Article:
In 2018, Columbia College accepted one of the most significant donations of art in its then-167-year history, taking possession of 365 photographs – valued at $1.2 million – made by world-renowned documentary photographer Bruce Davidson into its permanent collection.

Led by Associate Professor of Art Scott McMahon, members of the Department of Visual Arts and Music spent months cataloguing, storing and preparing the works for display and educational use. On October 14, the college celebrated Davidson’s work, as well as the value of the liberal arts, with a colloquium in Bixby Lecture Hall.

The colloquium was a culminating event for the Davidson exhibition, which was on display for eight weeks this fall in the college’s two galleries in Brown Hall. Being Close and Staying Longerfeatured photographs from three major thematic bodies of work Davidson created between 1959 and 1970 (East 100th St., Time of Change, and Brooklyn Gang) in the Sidney Larson Gallery, which McMahon oversees.

Scott McMahon introduces Bruce Davidson's work
Associate Professor Scott McMahon introduces Bruce Davidson’s work at the college’s colloquium.

The Greg Hardwick Gallery, managed under the direction of Associate Professor of Art Bo Bedilion, featured publications, a video interview with the artist, and two photographs by W. Eugene Smith (one of Davidson’s mentors). Students from a creative writing class also wrote stirring, insightful poems using Davidson’s photographs as inspiration.

Following an introductory performance by the Jane Froman Singers, McMahon provided greater detail into Davidson’s art, particularly the way he documented the lives of his subjects with sensitivity and sympathy. Much of that is owed to the fact that Davidson spent long periods of time, sometimes years, with his subjects.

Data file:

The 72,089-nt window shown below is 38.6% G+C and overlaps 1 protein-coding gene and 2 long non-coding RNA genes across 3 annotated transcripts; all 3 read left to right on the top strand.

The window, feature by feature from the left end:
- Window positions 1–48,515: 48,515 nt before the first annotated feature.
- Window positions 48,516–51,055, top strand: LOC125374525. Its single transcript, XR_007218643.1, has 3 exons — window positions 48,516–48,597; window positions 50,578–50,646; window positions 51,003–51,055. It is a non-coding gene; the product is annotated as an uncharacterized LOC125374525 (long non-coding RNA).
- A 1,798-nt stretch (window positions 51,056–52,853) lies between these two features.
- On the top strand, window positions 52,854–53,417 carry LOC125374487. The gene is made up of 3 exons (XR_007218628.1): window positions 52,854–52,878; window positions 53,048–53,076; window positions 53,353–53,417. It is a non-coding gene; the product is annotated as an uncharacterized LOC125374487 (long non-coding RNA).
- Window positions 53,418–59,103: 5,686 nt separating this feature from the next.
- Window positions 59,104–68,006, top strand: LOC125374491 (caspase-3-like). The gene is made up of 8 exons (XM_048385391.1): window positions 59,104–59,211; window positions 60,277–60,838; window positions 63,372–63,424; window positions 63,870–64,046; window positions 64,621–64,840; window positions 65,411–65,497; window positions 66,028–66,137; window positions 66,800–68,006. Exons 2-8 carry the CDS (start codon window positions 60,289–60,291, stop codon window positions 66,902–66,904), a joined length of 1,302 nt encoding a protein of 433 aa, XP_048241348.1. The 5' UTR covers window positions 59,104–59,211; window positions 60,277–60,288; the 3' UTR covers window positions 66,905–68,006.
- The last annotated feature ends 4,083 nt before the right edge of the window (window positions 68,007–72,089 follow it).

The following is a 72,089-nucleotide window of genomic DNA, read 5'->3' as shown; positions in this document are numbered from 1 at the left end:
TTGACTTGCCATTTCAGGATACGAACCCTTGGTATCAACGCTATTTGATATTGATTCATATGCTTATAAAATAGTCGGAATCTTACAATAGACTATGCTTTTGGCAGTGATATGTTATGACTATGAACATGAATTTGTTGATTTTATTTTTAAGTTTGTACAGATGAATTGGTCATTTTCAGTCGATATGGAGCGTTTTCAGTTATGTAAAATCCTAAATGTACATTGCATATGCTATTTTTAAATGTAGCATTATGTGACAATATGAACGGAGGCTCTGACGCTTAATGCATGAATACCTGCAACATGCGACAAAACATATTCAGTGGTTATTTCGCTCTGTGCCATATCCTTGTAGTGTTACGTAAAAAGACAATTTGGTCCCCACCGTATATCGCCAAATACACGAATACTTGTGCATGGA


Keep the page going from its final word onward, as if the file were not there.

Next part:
McMahon shared the joy of learning that one of the original prints in the collection is also published in the text he uses for his History of Photography course. He also spoke of the interdisciplinary opportunities various faculty have taken advantage of with such a collection, such as graphic design students using Davidson photos as the basis for a magazine-spread assignment.

The colloquium itself featured that spirit of interdisciplinary study as well. Distinguished Professor of History Dr. Brad Lookingbill presented a lecture that put Davidson’s photographs from his iconic Time of Change series in the historical context of the Civil Rights era. “[Time of Change] not only reveals protests on America’s streets, but also documents aspects of life in New York City, Chicago, South Carolina, Georgia, Mississippi and Alabama. One can sense the expressions of silent subjects, their focused eyes, uneasy postures and tense jaws. From his record of a generation marching to a different beat to quiet moments in carnivals, jukebox joints and ice cream stores, his photographic images stand as one of the most compelling primary-source collections from this turbulent period of American history.”

“We can all learn a lot from these photographs. Bruce Davidson documents his subjects with sensitivity, empathy, and honesty. He records the complexity of humanity not just through the lens of a curious observer or bystander, but with his heart and soul.”

– Scott McMahon

Associate Professor of English Dr. Peter Monacell then introduced five students – Sarah Pokorny, McKenna Stumph, Paige Cornell, Kelsey Winkeljohn and Skylar Setzer – from his Intermediate Poetry Writing course, who each read poems they wrote last semester as part of a class project.

Monacell arranged for the students to meet with Associate Professor of Art and Department Chair Danielle Langdon in Brown Hall, where they viewed prints from the collection up close, and learn about the context of the photograph. The students then each wrote a poem inspired by the photograph they had selected. “I’m very proud of the students and their work, I’m very glad that the students are here to share their poems with you,” Monacell said, “and I’m very glad that they had the opportunity to work in this interdisciplinary way in the humanities at Columbia College.”

While the exhibition’s run concluded on October 20, the college plans on holding additional exhibitions highlighting work from this collection in the future.

Watch the Davidson Colloquium on-demand: